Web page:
Behind the ‘peace process’

As Ehud Olmert busied himself shaking hands with Abbas and correcting uninformed journalists from calling the Annapolis summit a “peace conference”, the IDF yesterday ordered the expropriation of over 1,100 dunams of land from four Palestinian villages (Abu Dis, Arab al-Sawahra, Nebi Musa and Talhin Alhamar) in the West Bank, between East Jerusalem and Ma’aleh Adumim. The land will be used for a new Palestinian road connecting East Jerusalem with Jericho, thereby freeing up the so-called E-1 area for Israeli development.

This follows a recent report that Israel’s police force in the West Bank is moving its HQ to the E-1 area.

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This is part of Israel’s cherished ‘E-1 Plan‘ to construct 3,500 apartments and a business park in the area between East Jerusalem and the illegal settlement of Ma’aleh Adumim, connecting the two under Israeli control and severing the West Bank into two, territorially non-contiguous cantons. It would also cut East Jerusalem off from the rest of the West Bank.

In short, as veteran Ha’aretz correspondent Akiva Eldar writes,

“This order is synonymous with putting an end to working on an agreement between Israel and the Palestinians on the basis of the principle of two states with territorial contiguity”.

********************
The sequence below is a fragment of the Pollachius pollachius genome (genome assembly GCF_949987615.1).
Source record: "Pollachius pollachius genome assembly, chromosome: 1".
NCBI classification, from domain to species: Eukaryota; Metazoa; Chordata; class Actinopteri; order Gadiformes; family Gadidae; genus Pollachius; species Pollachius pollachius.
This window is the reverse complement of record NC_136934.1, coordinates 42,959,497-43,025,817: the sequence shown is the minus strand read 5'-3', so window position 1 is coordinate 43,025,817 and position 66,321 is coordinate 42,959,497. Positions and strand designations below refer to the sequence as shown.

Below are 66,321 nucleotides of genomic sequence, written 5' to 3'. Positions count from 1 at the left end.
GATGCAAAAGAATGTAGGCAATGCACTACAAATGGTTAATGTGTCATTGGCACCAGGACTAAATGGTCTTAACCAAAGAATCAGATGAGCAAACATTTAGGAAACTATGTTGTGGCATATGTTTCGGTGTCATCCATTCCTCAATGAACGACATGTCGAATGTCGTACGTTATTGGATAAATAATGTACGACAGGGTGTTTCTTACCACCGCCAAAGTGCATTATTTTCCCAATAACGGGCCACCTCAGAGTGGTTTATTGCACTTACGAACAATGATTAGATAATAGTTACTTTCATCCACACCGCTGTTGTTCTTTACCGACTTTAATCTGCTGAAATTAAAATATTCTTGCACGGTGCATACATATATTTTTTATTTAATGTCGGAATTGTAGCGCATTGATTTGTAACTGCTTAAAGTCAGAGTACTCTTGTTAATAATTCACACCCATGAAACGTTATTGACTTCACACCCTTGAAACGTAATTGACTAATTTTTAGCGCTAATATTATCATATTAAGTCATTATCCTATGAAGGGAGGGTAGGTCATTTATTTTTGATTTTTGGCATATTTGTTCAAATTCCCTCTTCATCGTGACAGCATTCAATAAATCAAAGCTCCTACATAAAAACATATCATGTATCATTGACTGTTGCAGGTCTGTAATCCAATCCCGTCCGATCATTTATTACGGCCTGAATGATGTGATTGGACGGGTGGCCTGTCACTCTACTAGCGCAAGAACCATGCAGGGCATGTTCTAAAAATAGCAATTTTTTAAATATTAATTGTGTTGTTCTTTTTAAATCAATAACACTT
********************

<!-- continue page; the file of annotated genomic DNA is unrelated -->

Three years ago, the E-1 plan was permanently ‘frozen’ after the Bush administration and the international community voiced strong objections. It seems Olmert has encountered a more welcoming climate, with media attention largely focused on the diplomatic theatrics, away from the hard realities on the ground.

The road being built represents the Israeli government’s generous gift to the Palestinians of “transportational contiguity” – that is: the separate cantons that will make up the Palestinian “state” will, at least, have roads running between them. The prisoners from each camp will be able to visit each other. Needless to say, anyone advocating this “transportational contiguity” for the Israeli state would be laughed off the stage.

This is the classic Israeli bantustan plan, rejected by Arafat at Camp David in 2000 and now being implemented unilaterally by force. If the E-1 development goes ahead, we can say good-bye to a two-state settlement.

Update: Abbas has come out explicitly with his territorial demands: a Palestinian state must include all of the West Bank, Gaza and East Jerusalem, allowing for mutual and minor border alterations (land-swaps). This actually represents a significant Palestinian concession, but otherwise is simply a demand that Palestinians receive what they are entitled to under the law. Unfortunately, as Ha’aretz comments,

“the Palestinian demands appear to exceed anything that Israel would be willing to offer.”

Cross-posted at The Heathlander